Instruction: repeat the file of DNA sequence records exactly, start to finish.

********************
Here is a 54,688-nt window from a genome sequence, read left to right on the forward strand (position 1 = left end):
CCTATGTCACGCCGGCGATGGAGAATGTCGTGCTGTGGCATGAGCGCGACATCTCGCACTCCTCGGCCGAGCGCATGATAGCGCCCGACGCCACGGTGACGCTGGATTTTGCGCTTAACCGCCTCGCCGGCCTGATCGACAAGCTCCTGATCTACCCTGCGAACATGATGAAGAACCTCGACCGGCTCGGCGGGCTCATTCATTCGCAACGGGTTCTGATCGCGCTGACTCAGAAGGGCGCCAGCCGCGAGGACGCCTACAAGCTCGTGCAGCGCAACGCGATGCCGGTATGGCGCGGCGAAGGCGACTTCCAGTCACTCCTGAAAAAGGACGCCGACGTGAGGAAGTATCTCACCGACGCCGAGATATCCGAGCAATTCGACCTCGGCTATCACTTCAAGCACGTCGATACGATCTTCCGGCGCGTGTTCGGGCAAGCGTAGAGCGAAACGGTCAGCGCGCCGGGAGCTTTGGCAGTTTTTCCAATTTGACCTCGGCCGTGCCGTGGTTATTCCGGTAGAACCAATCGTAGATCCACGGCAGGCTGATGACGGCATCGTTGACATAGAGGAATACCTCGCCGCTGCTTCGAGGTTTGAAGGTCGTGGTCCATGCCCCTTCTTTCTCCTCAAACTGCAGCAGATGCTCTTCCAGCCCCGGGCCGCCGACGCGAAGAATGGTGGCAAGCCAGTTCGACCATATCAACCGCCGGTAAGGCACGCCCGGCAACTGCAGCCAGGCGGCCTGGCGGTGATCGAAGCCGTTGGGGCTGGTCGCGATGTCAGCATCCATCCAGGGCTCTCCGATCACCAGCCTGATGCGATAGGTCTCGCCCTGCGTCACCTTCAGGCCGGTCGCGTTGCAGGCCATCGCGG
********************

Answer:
Here is a 54,688-nt window from a genome sequence, read left to right on the forward strand (position 1 = left end):
CCTATGTCACGCCGGCGATGGAGAATGTCGTGCTGTGGCATGAGCGCGACATCTCGCACTCCTCGGCCGAGCGCATGATAGCGCCCGACGCCACGGTGACGCTGGATTTTGCGCTTAACCGCCTCGCCGGCCTGATCGACAAGCTCCTGATCTACCCTGCGAACATGATGAAGAACCTCGACCGGCTCGGCGGGCTCATTCATTCGCAACGGGTTCTGATCGCGCTGACTCAGAAGGGCGCCAGCCGCGAGGACGCCTACAAGCTCGTGCAGCGCAACGCGATGCCGGTATGGCGCGGCGAAGGCGACTTCCAGTCACTCCTGAAAAAGGACGCCGACGTGAGGAAGTATCTCACCGACGCCGAGATATCCGAGCAATTCGACCTCGGCTATCACTTCAAGCACGTCGATACGATCTTCCGGCGCGTGTTCGGGCAAGCGTAGAGCGAAACGGTCAGCGCGCCGGGAGCTTTGGCAGTTTTTCCAATTTGACCTCGGCCGTGCCGTGGTTATTCCGGTAGAACCAATCGTAGATCCACGGCAGGCTGATGACGGCATCGTTGACATAGAGGAATACCTCGCCGCTGCTTCGAGGTTTGAAGGTCGTGGTCCATGCCCCTTCTTTCTCCTCAAACTGCAGCAGATGCTCTTCCAGCCCCGGGCCGCCGACGCGAAGAATGGTGGCAAGCCAGTTCGACCATATCAACCGCCGGTAAGGCACGCCCGGCAACTGCAGCCAGGCGGCCTGGCGGTGATCGAAGCCGTTGGGGCTGGTCGCGATGTCAGCATCCATCCAGGGCTCTCCGATCACCAGCCTGATGCGATAGGTCTCGCCCTGCGTCACCTTCAGGCCGGTCGCGTTGCAGGCCATCGCGG